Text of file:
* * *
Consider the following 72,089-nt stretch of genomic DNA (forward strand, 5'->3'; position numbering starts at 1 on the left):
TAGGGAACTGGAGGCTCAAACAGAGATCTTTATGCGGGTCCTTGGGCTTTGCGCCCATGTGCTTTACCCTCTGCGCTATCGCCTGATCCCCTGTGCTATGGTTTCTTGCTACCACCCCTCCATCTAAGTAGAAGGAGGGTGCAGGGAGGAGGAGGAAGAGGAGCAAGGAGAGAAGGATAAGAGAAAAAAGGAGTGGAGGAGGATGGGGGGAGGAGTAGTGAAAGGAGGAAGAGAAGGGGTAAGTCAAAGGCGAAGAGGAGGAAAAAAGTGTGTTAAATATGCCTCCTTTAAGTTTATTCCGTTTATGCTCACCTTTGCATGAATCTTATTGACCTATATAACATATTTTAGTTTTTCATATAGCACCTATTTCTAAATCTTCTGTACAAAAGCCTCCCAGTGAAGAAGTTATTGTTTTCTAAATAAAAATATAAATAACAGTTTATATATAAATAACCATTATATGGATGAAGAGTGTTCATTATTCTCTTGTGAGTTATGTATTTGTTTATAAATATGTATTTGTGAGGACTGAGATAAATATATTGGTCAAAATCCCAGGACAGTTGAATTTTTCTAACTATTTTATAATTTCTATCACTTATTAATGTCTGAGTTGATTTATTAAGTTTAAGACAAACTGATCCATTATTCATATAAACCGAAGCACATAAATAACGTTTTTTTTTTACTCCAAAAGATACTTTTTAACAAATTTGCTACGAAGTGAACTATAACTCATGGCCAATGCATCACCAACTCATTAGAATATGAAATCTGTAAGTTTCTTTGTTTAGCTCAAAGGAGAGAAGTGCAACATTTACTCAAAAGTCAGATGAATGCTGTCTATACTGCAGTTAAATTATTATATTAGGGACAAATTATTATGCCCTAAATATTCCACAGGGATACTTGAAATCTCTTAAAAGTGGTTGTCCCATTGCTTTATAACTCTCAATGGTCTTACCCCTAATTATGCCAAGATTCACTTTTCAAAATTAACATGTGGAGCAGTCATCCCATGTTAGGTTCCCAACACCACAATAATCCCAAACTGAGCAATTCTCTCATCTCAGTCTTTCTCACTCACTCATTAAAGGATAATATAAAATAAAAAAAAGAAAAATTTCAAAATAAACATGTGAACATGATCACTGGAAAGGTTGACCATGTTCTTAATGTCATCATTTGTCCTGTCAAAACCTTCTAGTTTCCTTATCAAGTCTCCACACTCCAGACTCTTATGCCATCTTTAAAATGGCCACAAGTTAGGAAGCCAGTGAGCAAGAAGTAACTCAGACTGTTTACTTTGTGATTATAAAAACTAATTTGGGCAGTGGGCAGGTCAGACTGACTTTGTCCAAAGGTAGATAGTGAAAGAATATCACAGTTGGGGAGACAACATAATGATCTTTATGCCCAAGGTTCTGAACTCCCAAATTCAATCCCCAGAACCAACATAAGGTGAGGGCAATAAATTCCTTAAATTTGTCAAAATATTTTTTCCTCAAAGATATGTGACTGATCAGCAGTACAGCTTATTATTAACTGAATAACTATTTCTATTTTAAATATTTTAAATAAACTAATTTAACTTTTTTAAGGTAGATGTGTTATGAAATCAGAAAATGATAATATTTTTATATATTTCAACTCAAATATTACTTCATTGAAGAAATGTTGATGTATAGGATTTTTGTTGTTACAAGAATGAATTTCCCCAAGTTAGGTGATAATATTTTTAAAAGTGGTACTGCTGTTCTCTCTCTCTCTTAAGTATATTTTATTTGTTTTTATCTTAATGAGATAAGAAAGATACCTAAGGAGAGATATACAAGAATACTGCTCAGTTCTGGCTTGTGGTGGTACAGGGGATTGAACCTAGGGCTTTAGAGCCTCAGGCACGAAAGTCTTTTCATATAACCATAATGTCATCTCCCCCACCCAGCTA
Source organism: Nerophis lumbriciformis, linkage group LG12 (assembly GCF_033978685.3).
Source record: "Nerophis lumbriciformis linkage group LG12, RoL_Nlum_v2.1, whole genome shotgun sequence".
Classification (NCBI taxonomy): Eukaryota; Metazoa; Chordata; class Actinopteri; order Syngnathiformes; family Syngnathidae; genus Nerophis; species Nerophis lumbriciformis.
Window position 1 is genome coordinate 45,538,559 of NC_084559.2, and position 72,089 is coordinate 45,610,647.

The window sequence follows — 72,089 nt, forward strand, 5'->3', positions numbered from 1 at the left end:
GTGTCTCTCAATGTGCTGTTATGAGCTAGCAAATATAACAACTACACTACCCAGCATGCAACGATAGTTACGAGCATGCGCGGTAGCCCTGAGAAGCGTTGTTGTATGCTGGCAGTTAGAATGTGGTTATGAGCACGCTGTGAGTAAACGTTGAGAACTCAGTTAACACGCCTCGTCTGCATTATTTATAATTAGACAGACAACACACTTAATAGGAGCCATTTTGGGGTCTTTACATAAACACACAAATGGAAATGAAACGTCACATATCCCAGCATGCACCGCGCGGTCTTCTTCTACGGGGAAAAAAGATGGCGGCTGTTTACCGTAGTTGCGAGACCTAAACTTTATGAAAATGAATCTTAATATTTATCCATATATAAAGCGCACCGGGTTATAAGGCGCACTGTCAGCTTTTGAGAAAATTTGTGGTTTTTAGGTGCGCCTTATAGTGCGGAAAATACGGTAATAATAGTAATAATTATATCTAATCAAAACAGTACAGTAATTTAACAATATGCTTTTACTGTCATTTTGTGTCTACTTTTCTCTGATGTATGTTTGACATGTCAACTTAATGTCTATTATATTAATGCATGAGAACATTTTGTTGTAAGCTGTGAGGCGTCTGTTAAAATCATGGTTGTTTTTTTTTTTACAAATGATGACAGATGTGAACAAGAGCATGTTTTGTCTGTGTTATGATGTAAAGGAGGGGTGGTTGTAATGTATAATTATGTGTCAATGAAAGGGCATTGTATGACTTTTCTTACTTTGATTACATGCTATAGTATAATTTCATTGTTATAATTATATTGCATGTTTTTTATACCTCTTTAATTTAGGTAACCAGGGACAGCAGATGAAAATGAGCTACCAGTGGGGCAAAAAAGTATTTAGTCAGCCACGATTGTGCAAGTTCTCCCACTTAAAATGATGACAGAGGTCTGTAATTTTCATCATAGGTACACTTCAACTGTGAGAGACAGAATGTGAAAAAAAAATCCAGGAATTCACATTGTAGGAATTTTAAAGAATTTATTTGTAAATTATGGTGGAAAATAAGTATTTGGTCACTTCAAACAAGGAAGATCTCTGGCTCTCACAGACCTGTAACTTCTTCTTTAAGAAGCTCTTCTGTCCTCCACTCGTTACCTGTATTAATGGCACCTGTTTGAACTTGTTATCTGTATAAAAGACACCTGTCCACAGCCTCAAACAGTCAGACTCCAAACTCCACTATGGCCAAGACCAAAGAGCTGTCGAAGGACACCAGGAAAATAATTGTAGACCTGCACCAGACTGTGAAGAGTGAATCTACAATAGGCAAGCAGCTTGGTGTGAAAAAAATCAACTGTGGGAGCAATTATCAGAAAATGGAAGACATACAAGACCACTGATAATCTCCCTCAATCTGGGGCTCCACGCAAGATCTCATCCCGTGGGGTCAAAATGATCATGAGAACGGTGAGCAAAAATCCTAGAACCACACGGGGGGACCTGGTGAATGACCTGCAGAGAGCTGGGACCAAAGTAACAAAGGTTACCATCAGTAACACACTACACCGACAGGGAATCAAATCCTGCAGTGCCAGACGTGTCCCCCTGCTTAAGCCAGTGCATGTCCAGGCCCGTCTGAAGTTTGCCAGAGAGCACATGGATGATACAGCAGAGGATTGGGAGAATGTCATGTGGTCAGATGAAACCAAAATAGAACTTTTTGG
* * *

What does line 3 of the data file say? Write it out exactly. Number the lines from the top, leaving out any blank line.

Source organism: Nerophis lumbriciformis, linkage group LG12 (assembly GCF_033978685.3).